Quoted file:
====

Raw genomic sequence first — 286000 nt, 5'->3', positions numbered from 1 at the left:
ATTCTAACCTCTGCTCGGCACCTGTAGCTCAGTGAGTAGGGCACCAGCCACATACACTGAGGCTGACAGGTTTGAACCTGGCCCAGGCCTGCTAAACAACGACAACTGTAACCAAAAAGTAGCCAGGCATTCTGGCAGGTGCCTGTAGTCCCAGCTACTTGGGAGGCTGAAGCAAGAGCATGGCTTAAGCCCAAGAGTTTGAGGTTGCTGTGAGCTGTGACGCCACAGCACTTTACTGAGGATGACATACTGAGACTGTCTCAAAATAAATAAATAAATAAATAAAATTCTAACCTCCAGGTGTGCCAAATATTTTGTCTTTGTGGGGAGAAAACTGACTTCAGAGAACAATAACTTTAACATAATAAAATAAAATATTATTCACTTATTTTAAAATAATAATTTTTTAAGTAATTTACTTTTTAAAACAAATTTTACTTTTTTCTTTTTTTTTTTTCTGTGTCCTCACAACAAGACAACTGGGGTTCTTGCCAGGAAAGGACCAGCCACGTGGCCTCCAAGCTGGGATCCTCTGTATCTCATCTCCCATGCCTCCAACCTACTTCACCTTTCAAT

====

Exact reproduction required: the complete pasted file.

Raw genomic sequence first — 286000 nt, 5'->3', positions numbered from 1 at the left:
ATTCTAACCTCTGCTCGGCACCTGTAGCTCAGTGAGTAGGGCACCAGCCACATACACTGAGGCTGACAGGTTTGAACCTGGCCCAGGCCTGCTAAACAACGACAACTGTAACCAAAAAGTAGCCAGGCATTCTGGCAGGTGCCTGTAGTCCCAGCTACTTGGGAGGCTGAAGCAAGAGCATGGCTTAAGCCCAAGAGTTTGAGGTTGCTGTGAGCTGTGACGCCACAGCACTTTACTGAGGATGACATACTGAGACTGTCTCAAAATAAATAAATAAATAAATAAAATTCTAACCTCCAGGTGTGCCAAATATTTTGTCTTTGTGGGGAGAAAACTGACTTCAGAGAACAATAACTTTAACATAATAAAATAAAATATTATTCACTTATTTTAAAATAATAATTTTTTAAGTAATTTACTTTTTAAAACAAATTTTACTTTTTTCTTTTTTTTTTTTCTGTGTCCTCACAACAAGACAACTGGGGTTCTTGCCAGGAAAGGACCAGCCACGTGGCCTCCAAGCTGGGATCCTCTGTATCTCATCTCCCATGCCTCCAACCTACTTCACCTTTCAAT